Indicted Netanyahu to resign ministries, remain PM: lawyers

Jerusalem (AFP) –


Embattled Israeli Prime Minister Benjamin Netanyahu, facing criminal charges and a new general election, will resign from all other ministerial positions he holds but remain premier, his lawyers said Thursday.

The announcement to the supreme court came the same morning as parliament dissolved itself and set a date for a new election, the third within a year.

The court had received a petition from the Movement for Quality of Government in Israel (MQG) demanding that Netanyahu, who is also minister of agriculture, diaspora, health and welfare, step down from all his positions in light of his indictments.

Attorney general Avichai Mandelblit last month charged Netanyahu with bribery, fraud and breach of trust in three different corruption cases.

Israeli law stipulates that ministers facing criminal charges resign, but has no such provision for prime ministers.

Following the petition, Mandelblit said that while Netanyahu could not be forced to resign as premier, the issue of his ministerial positions would be addressed later.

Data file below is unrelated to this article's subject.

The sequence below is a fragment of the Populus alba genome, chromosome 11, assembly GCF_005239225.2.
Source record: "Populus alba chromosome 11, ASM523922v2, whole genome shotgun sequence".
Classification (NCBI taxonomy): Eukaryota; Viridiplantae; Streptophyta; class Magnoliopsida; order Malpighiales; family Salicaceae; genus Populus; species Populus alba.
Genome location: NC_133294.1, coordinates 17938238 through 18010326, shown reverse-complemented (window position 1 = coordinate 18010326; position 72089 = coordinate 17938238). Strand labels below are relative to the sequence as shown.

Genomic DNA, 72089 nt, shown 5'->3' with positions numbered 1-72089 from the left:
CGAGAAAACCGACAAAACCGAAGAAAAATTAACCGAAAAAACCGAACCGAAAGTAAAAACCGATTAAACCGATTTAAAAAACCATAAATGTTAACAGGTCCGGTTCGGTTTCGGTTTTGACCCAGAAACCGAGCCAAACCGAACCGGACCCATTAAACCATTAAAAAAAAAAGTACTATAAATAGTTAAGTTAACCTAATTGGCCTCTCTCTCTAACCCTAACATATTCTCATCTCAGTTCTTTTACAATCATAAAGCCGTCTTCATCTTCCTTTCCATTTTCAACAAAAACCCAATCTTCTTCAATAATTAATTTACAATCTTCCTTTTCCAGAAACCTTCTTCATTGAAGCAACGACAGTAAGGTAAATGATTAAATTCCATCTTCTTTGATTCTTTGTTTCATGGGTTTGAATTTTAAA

In the Thursday submission to the court, Netanyahu's legal team said: "He will cease being a minister by January 1, 2020 and appoint other ministers instead.

"The prime minister will continue to be prime minister, as per the law," attorneys Avi Halevy and Michael Rabello said.

The MQG said Netanyahu's intention to resign as minister "was not enough," describing his continued premiership "a terrible shame on Israel".

"Netanyahu should fight for his innocence as a private person and not from the prime minister's office," the NGO said in a statement.

Netanyahu protests his innocence, accusing the state prosecution and media of a witch-hunt.

He has yet to announce whether he will seek immunity from prosecution -- a parliamentary process complicated by the short life of the current parliament.

A new election was called for March 2, after neither Netanyahu nor his centrist rival Benny Gantz managed to form a majority coalition following the September vote.